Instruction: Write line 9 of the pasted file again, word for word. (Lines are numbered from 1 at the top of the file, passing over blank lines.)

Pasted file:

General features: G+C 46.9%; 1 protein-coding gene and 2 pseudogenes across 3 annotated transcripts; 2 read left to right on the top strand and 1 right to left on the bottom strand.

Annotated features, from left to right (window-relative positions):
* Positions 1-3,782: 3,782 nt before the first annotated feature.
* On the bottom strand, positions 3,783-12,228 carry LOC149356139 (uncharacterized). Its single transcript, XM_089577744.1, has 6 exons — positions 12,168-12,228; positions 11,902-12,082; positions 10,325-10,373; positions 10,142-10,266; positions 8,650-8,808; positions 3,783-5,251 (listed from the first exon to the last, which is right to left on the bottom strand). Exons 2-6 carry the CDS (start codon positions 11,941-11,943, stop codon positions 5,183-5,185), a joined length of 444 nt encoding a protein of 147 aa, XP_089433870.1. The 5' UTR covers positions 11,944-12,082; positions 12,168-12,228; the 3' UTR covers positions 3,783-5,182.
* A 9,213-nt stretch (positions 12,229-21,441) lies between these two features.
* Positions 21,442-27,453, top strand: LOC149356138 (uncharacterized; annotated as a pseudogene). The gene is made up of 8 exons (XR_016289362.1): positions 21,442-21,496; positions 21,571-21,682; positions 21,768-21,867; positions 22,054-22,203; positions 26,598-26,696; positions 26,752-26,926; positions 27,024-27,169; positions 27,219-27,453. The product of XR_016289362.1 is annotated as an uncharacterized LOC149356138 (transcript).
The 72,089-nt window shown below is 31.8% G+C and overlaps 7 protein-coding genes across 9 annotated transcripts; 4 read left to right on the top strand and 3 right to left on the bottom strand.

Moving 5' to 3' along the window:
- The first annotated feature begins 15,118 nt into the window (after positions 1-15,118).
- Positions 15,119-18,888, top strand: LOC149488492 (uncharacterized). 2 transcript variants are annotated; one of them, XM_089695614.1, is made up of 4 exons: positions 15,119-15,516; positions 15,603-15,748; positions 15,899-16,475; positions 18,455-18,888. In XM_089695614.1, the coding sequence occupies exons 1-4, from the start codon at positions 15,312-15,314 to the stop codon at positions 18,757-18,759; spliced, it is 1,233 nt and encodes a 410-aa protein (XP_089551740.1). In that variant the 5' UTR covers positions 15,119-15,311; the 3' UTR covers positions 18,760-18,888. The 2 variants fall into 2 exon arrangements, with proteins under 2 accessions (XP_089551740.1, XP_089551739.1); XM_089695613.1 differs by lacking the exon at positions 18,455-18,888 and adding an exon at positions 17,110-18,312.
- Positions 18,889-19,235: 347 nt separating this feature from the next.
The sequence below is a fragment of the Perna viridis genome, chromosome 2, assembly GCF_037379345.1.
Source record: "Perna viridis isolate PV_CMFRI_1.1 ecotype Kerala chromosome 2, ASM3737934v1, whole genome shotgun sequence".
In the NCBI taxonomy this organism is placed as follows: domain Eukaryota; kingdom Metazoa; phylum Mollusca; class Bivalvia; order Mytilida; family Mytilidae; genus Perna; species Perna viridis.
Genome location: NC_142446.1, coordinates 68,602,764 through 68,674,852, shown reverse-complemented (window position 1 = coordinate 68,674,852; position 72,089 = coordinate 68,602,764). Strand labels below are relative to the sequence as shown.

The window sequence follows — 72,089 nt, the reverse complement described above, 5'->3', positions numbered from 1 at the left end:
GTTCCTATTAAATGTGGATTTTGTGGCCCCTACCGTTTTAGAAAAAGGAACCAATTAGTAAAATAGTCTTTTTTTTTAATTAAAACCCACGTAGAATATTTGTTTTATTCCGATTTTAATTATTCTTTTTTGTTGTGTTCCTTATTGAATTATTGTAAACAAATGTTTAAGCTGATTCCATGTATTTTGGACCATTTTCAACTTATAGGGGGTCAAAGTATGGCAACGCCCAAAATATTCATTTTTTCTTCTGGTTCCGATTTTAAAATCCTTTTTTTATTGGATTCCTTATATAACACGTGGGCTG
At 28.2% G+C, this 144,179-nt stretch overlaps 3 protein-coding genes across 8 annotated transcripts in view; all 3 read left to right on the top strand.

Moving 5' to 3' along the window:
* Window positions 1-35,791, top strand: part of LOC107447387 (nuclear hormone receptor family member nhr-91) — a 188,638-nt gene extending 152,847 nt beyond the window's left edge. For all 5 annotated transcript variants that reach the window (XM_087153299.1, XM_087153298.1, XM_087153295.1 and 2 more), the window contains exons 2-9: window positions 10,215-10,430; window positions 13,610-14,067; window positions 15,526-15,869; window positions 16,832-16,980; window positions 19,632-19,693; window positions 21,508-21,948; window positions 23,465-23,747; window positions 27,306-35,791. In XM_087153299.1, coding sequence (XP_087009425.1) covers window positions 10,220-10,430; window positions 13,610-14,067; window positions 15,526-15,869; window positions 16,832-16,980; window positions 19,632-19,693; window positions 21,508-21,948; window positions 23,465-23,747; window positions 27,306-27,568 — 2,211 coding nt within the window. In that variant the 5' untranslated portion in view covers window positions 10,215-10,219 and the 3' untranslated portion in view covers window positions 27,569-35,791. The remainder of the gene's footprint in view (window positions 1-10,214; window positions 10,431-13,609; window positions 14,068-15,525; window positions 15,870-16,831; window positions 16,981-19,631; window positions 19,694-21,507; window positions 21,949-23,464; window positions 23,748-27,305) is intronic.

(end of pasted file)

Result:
- The first annotated feature begins 15,118 nt into the window (after positions 1-15,118).